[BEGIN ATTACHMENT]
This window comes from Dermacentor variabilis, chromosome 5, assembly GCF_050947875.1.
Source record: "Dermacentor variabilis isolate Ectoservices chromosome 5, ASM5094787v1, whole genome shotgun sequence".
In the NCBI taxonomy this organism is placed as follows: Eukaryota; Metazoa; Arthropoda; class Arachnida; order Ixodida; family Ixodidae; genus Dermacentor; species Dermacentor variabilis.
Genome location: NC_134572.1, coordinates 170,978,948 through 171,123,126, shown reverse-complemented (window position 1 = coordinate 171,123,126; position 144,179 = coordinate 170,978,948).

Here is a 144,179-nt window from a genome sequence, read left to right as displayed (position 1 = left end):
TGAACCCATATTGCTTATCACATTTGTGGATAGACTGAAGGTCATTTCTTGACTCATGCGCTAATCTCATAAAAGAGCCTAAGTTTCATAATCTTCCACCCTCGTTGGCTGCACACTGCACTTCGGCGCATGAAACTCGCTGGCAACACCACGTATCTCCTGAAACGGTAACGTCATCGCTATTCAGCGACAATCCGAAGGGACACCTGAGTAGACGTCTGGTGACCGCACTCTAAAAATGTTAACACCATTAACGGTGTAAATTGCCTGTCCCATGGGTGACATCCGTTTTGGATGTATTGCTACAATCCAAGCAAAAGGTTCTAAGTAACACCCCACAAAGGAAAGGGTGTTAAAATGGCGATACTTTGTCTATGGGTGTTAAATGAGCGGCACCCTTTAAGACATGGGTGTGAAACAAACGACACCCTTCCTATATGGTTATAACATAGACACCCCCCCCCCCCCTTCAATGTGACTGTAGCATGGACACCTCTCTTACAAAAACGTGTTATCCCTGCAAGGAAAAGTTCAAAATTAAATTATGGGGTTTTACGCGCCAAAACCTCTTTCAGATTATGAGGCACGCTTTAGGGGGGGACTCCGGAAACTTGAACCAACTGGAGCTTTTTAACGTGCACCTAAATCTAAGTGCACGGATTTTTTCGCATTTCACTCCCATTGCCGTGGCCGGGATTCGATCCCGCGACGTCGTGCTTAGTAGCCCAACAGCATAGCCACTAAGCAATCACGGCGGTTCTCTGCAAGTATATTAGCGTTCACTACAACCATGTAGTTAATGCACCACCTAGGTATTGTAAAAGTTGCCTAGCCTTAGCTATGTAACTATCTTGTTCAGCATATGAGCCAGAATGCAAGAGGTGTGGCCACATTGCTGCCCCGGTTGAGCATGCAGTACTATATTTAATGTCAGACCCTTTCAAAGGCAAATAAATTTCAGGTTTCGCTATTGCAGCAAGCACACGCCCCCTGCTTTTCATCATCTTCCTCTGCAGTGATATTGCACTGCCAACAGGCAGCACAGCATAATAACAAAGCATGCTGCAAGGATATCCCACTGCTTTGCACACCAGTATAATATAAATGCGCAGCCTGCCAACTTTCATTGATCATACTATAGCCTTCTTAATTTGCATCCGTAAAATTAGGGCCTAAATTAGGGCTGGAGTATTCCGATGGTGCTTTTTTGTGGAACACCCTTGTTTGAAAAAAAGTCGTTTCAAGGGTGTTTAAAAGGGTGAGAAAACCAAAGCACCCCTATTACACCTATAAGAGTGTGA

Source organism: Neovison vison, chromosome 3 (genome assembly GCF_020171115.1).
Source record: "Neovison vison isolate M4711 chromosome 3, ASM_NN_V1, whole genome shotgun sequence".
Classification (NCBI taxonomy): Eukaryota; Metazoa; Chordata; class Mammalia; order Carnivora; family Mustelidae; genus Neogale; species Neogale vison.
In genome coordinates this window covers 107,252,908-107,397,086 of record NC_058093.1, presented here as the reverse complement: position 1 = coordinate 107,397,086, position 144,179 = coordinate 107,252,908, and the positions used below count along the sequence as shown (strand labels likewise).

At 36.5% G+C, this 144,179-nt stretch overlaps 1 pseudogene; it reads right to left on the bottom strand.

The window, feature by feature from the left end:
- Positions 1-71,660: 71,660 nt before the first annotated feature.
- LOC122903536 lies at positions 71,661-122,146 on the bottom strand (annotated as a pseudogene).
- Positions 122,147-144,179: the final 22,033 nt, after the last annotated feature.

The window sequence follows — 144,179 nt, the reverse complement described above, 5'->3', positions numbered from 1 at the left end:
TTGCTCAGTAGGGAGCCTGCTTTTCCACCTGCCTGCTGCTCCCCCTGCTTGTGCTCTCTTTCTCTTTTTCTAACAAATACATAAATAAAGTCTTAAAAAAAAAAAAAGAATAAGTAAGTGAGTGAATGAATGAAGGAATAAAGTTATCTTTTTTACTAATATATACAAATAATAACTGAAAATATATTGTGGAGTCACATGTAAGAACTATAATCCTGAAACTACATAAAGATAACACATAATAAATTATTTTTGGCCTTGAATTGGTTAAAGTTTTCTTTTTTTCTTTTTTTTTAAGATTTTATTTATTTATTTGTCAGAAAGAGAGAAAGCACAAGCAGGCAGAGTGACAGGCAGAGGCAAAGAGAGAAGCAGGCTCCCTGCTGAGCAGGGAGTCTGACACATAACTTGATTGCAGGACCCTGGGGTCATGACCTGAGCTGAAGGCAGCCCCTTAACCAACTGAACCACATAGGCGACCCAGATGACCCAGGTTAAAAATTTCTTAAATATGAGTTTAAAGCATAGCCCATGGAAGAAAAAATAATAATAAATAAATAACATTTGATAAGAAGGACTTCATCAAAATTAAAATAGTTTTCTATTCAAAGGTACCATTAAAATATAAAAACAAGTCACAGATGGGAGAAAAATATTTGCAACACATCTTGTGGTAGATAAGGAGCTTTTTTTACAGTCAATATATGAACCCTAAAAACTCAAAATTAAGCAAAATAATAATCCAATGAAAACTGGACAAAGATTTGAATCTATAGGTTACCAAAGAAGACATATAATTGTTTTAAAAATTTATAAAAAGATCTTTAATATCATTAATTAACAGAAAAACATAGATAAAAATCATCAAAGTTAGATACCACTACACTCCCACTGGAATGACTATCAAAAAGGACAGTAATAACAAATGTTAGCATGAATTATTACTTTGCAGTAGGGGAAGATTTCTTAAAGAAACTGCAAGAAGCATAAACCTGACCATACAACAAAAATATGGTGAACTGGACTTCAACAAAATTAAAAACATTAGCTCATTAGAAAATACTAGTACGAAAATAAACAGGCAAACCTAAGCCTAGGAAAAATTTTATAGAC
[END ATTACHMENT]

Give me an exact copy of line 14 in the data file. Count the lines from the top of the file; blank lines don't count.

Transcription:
- LOC122903536 lies at positions 71,661-122,146 on the bottom strand (annotated as a pseudogene).